But I did just put together something very pretty last night...part of a bridesmaid dress that I'm wearing in a couple of weekends. I finally have something solid to show after some real headache-inducing work (TRY doing multiple fittings on yourself. Irritatingly time-consuming and apt to cause a colorful outburst or two. Or eleven.) This is the back bodice, with the buttons just sitting on it for the moment. More to come soon!

Do the buttons look familiar? They're the same gorgeous little guys I used on this wedding dress. I love them and am stoked to finally put them on a dress for myself!

Tuesday, April 10, 2012


I had a piece of soft, soft Lycra-filled jersey with some grosgrain ribbon that matched it to a moral, and some pretty lace fabric, and a hankering to use the eyelet setter I'd rediscovered when cleaning out a drawer last week. So instead of buying lingerie for a shower I was going to, I decided to throw out the intimidation that has always kept me from making intimates, and came up with this little nightie - and had so much fun doing so!

The top of a simple dress pattern gave some basic dimensions for the bodice, but I altered the front with a split in order to lace it up and made the back bodice one piece by cutting on the fold, taking up what would have otherwise have been the seam allowance with a few cute pintucks (I've been on a pintuck kick recently) at the center back. The Lycra stuff, which is incredibly stretchy - I think it is actually meant as a swimwear fabric, so it stretches in all directions - was a bit of a pain to work with, bunching and rippling instead of feeding through the machine correctly as I sewed it together with the lace, until I caved and started using Scotch tape to stabilize the fabric where I needed to put seams. That worked well, and it ripped neatly apart where the needle punched it, though I ended up with an inordinate number of little sticky strips stuck to my fingers and clothes by the time I was done. But I like that fabric well enough to make it worth it.

I cut out the skirt (a slightly modified rectangle that I eyeballed for size...you know how much of designing is just educated guesswork?) with a rotary cutter to keep the edges super-clean, and it's so fray-resistant that I didn't need to hem or finish the raw edges at all. I didn't even gather the skirt properly (secret: I hate gathering), but pinned it evenly around the bottom edge of the bodice and then fed the wrinkles in at regular intervals as I stitched the two together. Once that was done, I set my serger to a very short stitch length and trimmed and bound that skirt-bodice seam. The serging contains the edges of the lace well enough that they should be quite comfortable and not itchy.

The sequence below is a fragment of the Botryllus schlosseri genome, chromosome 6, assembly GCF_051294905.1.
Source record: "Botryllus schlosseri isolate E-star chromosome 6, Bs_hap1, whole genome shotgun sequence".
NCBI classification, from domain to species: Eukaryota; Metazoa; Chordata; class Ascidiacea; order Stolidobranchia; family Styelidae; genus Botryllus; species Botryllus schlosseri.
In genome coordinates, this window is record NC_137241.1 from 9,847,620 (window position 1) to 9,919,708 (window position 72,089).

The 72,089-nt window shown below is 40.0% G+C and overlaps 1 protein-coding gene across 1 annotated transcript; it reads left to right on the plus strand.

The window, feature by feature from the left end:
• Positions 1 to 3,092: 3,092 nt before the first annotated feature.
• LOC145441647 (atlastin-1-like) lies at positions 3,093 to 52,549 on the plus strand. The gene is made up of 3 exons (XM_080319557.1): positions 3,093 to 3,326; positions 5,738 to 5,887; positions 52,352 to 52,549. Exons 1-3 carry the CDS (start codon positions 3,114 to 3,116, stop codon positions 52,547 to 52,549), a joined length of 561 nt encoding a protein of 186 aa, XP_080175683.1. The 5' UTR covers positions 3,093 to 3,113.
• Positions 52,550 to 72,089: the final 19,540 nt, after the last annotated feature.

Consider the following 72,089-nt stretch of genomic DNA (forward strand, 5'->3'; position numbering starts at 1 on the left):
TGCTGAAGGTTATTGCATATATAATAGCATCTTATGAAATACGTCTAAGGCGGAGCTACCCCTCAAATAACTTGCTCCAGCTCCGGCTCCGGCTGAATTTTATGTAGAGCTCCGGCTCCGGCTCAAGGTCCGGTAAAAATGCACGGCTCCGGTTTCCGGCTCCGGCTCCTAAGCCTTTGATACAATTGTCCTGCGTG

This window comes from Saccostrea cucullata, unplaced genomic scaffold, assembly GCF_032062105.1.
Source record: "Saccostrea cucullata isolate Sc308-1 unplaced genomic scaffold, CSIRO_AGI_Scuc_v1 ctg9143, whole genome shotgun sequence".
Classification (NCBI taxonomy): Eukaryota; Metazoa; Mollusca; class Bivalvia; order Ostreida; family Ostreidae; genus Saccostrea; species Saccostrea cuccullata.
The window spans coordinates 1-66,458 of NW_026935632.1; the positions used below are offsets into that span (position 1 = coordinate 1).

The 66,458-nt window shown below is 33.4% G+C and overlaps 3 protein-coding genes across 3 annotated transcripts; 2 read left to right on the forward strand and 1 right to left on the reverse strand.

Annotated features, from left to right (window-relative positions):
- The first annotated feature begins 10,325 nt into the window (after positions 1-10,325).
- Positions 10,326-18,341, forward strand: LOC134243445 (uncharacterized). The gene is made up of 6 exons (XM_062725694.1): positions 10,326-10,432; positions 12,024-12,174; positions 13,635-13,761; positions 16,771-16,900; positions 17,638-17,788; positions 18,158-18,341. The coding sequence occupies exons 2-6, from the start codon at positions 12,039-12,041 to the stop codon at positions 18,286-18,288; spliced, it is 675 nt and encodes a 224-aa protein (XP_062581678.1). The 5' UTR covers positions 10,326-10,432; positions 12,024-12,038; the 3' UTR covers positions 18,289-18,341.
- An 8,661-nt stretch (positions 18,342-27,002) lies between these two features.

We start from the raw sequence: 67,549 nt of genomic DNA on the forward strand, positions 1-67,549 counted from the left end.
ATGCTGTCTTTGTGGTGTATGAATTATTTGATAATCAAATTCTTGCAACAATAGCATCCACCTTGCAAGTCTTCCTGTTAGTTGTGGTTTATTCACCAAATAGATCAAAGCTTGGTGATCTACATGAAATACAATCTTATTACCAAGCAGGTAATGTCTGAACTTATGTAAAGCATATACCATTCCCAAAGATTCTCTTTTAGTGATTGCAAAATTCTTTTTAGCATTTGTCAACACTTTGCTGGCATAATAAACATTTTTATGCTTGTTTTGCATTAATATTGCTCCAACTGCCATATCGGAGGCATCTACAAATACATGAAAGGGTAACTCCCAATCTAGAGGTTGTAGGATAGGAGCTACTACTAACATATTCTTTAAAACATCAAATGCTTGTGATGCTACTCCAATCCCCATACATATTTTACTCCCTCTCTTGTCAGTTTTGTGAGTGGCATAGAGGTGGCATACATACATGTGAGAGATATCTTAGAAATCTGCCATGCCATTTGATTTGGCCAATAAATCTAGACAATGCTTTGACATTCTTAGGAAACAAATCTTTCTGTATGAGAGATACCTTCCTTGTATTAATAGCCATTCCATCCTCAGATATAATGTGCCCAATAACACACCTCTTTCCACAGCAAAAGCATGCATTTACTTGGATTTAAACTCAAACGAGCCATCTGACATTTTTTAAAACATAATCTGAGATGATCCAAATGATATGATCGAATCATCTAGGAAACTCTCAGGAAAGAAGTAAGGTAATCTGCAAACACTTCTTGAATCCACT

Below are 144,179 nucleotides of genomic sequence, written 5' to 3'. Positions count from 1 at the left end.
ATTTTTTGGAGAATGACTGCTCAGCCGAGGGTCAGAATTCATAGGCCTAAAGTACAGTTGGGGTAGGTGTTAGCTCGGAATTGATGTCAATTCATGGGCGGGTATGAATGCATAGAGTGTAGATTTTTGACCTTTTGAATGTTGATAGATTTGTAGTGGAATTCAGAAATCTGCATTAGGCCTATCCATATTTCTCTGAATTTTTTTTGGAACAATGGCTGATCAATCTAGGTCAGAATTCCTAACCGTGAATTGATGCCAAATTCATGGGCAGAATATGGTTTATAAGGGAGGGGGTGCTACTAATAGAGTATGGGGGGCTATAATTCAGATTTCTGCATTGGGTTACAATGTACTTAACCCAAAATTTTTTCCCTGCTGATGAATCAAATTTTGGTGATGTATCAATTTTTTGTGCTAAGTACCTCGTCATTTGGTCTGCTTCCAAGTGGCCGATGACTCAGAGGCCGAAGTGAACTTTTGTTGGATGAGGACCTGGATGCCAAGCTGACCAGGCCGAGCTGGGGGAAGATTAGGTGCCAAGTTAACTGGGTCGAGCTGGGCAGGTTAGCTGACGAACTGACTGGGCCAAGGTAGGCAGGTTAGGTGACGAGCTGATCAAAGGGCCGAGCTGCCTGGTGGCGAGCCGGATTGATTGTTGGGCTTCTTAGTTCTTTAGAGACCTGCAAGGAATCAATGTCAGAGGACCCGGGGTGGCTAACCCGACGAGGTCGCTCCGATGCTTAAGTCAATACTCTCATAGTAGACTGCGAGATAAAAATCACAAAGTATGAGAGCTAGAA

And then all that was left was to bind the top of the bodice (I used a length of vintage acetate binding that I'd pulled from a grab-bag a friend had sent me from her grandmother's de-stashing) and set the eyelets and put in the ribbon for lacing and shoulder straps. Such a gratifying evening project! I don't think I'm going to switch focus off of the gowns anytime in the foreseeable future, but this was a great excursion into previously-unexplored design and sewing territory.

The antique gold eyelets were leftover from a corset order I filled a couple of years ago. I discovered that you can't actually use this kind of eyelet for real corsets; they're too flimsy to bear the stress for that, but they're perfectly suited for this kind of lacing. (I eventually had to go to a leather supply warehouse to get the strong eyelets and anvil set needed for the corset. That kind is not as fun and easy as this kind, which you do with this nifty special set of pliers.)

(P.S. - Making corsets might seem like it would be scarier than making negligees, but it's not. Making corsets is like building with Legos. They're sturdy, and you follow a diagram to put it together, and everything stays put. Working with lace and Lycra and ribbons, on the other hand...that's more like doing fancy French braids on a wiggly toddler with fine hair.)

Tuesday, March 20, 2012

Moving Pictures

I had a lovely surprise when I checked Facebook this morning - White Dress Media just posted a lovely video chock-full of the gorgeous fun we had at the Atlanta NotWedding a couple of weeks ago. (My hands are even in it for a couple of brief seconds, ironing the dress and fastening Tinika's sash on her...*grin*) I hope you enjoy!

The NotWedding // Atlanta, 2012 from White Dress Media on Vimeo.

Thursday, March 15, 2012

The NotWedding Dress Fitting

Friends, it's been a whirlwind over the last few weeks - a fun cyclone of traveling, not sleeping much, and sewing, sewing, sewing. I had the fantastic opportunity to attend the "rehearsal dinner" for the Atlanta NotWedding three weeks ago, and took down with me the then-incomplete gown to do some fitting on Tinika, the gorgeous model who would be wearing it for the event.

Besides looking stunning and being incredibly warm, funny, and down-to-earth,
Tinika is a professional model and is used to people having to be all up in her personal space - 

which is always nice when you're in a tiny bathroom trying to fit a dress skeleton on
someone you just met! We had a blast.

Sarah Esther was in there with us, snapping away with her camera, and so unobtrusive
that I nearly forgot she was even present. That's a great thing in a photographer,
by the way. I highly recommend her.

Tinika had taken careful measurements ahead of time, so there wasn't a lot to be corrected; but as a roommate of mine once said, "The female body is a topographical nightmare" - and there are always in-person adjustments that need to be made, especially for a dress with transparent construction like I was planning. This fine muslin underdress was to be the basis for the overdress that I completed back in Chattanooga over the next couple of weeks, and so I needed it to fit perfectly so that I could make everything else fit to it.